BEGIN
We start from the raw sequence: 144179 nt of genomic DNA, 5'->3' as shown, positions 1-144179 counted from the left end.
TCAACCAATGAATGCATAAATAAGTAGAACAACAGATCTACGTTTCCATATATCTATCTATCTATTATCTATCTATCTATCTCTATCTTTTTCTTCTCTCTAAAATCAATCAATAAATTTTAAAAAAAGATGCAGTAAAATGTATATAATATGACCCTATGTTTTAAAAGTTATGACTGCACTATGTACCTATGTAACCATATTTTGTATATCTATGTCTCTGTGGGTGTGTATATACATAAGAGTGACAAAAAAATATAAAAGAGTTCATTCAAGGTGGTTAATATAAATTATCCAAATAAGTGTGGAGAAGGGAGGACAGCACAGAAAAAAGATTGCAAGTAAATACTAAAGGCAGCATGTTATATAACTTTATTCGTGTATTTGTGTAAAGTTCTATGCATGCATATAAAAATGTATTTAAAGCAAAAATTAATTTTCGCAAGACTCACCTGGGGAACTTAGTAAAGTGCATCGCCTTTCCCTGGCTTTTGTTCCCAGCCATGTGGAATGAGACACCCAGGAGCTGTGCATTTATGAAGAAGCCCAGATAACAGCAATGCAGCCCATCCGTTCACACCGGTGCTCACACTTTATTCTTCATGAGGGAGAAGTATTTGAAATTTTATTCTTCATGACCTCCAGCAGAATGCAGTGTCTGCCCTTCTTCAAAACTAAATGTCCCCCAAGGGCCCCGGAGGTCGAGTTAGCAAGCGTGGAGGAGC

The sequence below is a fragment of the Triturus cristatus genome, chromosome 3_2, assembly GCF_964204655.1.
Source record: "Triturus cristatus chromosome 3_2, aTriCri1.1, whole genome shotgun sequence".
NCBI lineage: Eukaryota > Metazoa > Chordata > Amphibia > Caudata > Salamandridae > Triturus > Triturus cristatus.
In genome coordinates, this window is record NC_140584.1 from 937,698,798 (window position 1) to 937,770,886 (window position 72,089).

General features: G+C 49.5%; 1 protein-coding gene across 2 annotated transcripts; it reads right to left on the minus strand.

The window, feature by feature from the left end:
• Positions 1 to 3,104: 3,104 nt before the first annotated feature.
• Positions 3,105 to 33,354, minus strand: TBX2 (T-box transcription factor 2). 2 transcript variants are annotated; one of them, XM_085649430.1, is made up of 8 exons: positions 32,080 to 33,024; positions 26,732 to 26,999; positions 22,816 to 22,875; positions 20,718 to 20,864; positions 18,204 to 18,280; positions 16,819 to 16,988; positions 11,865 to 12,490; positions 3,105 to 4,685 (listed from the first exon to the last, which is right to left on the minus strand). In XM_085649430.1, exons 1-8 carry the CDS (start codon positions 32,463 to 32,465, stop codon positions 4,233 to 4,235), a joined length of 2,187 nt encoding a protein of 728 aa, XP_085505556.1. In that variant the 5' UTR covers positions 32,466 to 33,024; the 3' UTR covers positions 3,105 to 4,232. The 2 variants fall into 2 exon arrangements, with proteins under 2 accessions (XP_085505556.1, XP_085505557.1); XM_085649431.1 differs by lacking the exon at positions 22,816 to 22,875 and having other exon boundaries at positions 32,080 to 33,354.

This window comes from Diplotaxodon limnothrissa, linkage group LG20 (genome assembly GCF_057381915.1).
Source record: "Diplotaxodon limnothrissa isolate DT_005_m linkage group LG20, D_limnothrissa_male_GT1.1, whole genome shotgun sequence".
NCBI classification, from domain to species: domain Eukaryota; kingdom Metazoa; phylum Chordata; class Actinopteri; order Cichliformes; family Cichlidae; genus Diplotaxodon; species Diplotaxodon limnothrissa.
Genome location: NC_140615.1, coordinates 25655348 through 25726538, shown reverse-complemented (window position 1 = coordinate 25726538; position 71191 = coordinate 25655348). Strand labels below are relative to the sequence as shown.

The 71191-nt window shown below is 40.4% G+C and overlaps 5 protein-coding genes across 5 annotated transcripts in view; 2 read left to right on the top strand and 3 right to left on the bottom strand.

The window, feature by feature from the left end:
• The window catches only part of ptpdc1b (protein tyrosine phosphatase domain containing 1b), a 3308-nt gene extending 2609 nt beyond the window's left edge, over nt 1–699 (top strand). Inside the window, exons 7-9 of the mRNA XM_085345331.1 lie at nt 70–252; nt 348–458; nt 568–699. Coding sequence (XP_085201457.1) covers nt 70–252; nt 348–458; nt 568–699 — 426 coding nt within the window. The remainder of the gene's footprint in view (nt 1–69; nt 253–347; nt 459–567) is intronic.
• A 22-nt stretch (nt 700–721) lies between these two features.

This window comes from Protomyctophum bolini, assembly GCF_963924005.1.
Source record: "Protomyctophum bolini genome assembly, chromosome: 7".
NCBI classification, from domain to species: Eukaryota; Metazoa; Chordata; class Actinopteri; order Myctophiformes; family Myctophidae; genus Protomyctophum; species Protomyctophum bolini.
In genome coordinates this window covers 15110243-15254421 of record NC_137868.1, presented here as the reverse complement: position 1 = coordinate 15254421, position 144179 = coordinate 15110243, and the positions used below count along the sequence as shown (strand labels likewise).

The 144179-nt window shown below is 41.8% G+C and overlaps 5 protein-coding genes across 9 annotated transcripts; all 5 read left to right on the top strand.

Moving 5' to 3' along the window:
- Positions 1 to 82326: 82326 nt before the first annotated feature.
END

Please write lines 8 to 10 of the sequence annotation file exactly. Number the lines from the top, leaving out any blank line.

The window, feature by feature from the left end:
• Positions 1 to 3,104: 3,104 nt before the first annotated feature.
• Positions 3,105 to 33,354, minus strand: TBX2 (T-box transcription factor 2). 2 transcript variants are annotated; one of them, XM_085649430.1, is made up of 8 exons: positions 32,080 to 33,024; positions 26,732 to 26,999; positions 22,816 to 22,875; positions 20,718 to 20,864; positions 18,204 to 18,280; positions 16,819 to 16,988; positions 11,865 to 12,490; positions 3,105 to 4,685 (listed from the first exon to the last, which is right to left on the minus strand). In XM_085649430.1, exons 1-8 carry the CDS (start codon positions 32,463 to 32,465, stop codon positions 4,233 to 4,235), a joined length of 2,187 nt encoding a protein of 728 aa, XP_085505556.1. In that variant the 5' UTR covers positions 32,466 to 33,024; the 3' UTR covers positions 3,105 to 4,232. The 2 variants fall into 2 exon arrangements, with proteins under 2 accessions (XP_085505556.1, XP_085505557.1); XM_085649431.1 differs by lacking the exon at positions 22,816 to 22,875 and having other exon boundaries at positions 32,080 to 33,354.